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Volunteer Matters

Volunteer Matters is an initiative to create a platform for exchange of ideas and information on volunteering. Chennai Volunteers is a social initiative that enables civic engagement and ensure that non-profits can engage with volunteers in a sustainable and meaningful way.

Second Innings – Why seniors should volunteer

The gift of agile golden years in terms of a healthy body and mind is bestowed upon many elders in our city. We see our senior citizens abundantly active in many community activities like music, dance, fitness and spiritual events, but the one sphere where they would be able to contribute most naturally and there is an existing need is Volunteerism. As people who have lived life fully and are now searching for more meaningful ways to engage, our senior citizens have the rich resources that volunteers need – experience, knowledge, patience and most importantly, time. Most of them are already helping their children or grandchildren or friends as part of their daily life so it seems seamless to extend their helping hand to others who need it, through service.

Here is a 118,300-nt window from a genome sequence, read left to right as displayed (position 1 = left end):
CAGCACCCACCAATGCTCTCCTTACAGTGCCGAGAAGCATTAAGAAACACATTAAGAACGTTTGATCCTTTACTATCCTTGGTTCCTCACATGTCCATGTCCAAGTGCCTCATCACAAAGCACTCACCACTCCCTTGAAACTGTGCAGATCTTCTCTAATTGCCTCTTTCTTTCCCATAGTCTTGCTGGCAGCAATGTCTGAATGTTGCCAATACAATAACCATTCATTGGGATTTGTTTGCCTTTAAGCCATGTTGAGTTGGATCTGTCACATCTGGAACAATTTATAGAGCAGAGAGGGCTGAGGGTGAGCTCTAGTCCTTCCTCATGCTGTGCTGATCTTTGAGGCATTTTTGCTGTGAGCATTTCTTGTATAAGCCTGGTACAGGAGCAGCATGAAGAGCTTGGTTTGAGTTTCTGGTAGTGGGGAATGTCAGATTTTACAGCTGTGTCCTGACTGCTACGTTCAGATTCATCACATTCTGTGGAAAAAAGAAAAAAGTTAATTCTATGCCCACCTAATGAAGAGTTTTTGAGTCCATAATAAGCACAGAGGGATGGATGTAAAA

But then, one question that comes to their mind is, why should a settled and content senior citizen step out of his/ her comfort zone and volunteer?